A quarter of the women selected at random for the study, all aged 18-80, said they had been subjected to “sexually offensive conduct” before turning 16, newspaper Dagsavisen reports.
In all, just over half the women in the study and more than a fifth of the men said they had experienced some form of sexually offensive behaviour.
“These are alarmingly high figures,” said psychologist Iris M. Steine at the Universtity of Bergen.
“Sexual abuse is a very serious problem. The high occurrence and the high risk of injury shows there’s a clear need for preventive measures,” she told Dagsavisen.
Under Norwegian law, the term “unsolicited sexual relations” covers the most serious sex crimes, including rape and sexual assault.
Some 11.4 percent of women said they had experienced unsolicited sexual relations before their 16th birthday, while 16.3 percent of female respondents said they first fell victim to serious sex offences after turning 16.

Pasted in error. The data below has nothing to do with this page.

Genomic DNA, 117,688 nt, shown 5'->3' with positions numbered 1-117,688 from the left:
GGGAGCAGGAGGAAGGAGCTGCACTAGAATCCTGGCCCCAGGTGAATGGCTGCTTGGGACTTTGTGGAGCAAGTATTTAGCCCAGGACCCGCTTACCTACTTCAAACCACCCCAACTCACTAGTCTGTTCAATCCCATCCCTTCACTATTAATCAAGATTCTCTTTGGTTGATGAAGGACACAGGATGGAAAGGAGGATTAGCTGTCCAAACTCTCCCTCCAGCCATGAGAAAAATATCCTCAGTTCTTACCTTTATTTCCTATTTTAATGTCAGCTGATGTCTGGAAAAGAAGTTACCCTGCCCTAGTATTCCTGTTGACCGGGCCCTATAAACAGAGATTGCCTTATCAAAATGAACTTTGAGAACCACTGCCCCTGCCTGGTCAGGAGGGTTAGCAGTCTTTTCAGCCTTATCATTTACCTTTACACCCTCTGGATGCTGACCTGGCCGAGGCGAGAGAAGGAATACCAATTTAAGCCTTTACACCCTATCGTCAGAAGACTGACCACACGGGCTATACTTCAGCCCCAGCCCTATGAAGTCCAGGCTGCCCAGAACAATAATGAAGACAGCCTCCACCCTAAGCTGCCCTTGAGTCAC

24.3 percent of the women surveyed said they had come into contact with sexually offensive behaviour while still under the age of 16. This category included witnessing indecent exposure and being shown pornography.
For the study, sex offences were defined more broadly than in Norwegian law to include several forms of non-physical abuse and harassment, a factor that contributed to higher than usual figures for a survey of this kind.
Regardless of this discrepancy, children’s ombudsman Anne Lindboe said she was in no way surprised to learn that sexual abuse of all kinds is widespread in Norway.
“It’s a major problem. This is something a lot of children fall victim to, and which they carry with them and don’t dare talk about,” she said.
A total of 706 people participated in the study, 55 percent of whom were women and 45 percent men.